Gary Goldstein of the Los Angeles Times says the film "proves a fitting tribute to one of the last century's most enduring children's tales."[29] A. O. Scott of The New York Times praised the film for being able to charm children and parents alike.[30] Roger Ebert, giving it 3 stars out of 4, wrote in his review, "In a time of shock-value 3-D animation and special effects, the look of the film is gentle and pleasing. It was hand-animated, I'm told, and the backgrounds use a subtle and reassuring watercolor style. It's a nightmare-proof experience for even the youngest viewers."[31]

While Platform Online stated that Winnie the Pooh's "hand-drawn animation is such a welcome relief," it found the film's run-time length to be more of an issue, which it stated "At just 70 minutes, even aiming at kids this could have been longer – Pixar have been pushing films well over 90 minutes for years now, and it's clear the children can handle it. Just as you really get into the film it's over, and you're left wanting more."[24]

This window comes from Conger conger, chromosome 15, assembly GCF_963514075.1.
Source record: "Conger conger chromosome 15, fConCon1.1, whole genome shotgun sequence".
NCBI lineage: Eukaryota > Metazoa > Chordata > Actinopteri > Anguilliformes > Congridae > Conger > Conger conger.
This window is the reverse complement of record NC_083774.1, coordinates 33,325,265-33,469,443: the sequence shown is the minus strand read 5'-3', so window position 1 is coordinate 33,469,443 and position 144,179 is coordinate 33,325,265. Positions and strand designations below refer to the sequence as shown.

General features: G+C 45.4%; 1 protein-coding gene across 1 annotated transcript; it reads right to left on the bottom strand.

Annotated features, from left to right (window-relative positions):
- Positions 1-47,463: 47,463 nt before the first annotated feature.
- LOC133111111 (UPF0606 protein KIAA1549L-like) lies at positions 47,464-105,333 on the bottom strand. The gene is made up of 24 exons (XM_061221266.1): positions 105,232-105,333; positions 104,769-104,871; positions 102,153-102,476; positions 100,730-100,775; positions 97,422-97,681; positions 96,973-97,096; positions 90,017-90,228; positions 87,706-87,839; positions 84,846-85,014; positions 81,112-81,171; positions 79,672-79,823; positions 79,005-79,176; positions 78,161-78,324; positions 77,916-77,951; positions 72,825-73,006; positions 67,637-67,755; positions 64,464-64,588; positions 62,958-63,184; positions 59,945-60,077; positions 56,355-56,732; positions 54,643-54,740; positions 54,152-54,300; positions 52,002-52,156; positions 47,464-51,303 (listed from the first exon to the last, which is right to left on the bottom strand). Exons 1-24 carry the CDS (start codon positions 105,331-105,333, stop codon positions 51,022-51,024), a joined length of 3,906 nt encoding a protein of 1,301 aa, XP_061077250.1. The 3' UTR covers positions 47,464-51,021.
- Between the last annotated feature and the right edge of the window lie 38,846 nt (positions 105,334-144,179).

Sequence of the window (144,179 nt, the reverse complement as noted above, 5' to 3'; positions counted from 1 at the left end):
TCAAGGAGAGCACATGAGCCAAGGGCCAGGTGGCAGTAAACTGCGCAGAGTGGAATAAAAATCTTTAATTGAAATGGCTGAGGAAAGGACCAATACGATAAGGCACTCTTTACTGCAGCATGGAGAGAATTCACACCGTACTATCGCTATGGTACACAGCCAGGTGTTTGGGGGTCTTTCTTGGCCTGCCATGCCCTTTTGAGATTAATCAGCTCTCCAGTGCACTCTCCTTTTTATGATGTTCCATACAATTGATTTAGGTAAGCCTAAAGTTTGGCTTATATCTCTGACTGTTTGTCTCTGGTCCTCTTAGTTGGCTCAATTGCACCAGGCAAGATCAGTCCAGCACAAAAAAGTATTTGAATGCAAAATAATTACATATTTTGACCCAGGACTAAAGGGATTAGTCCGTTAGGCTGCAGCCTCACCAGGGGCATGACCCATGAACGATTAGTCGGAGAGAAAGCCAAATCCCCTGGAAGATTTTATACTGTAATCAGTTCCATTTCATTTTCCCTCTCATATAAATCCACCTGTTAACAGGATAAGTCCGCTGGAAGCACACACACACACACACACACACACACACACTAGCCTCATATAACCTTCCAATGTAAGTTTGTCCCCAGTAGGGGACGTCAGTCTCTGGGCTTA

Box office

In North America, Winnie the Pooh earned $7.8 million in its opening weekend from 2,405 single-screen locations, averaging about $3,267 per venue, and ranking sixth for the weekend.[32][33] The film closed on September 22, 2011, with a final domestic gross of $26.7 million, with the opening weekend making up 29.44% of the final gross. Among its overseas grosses, Winnie the Pooh had its largest gross in Japan with $4.13 million;[34] the country has had a long-standing affection for the character of Winnie the Pooh.[35][36][37] Other international grosses include $1.33 million in Germany, $1.29 million in Poland, $1.18 million in the UK and $1.14 million in Russia.[2] Overall, it made $23.4 million overseas, bringing the worldwide gross to $50.1 million over a budget of $30 million.[3]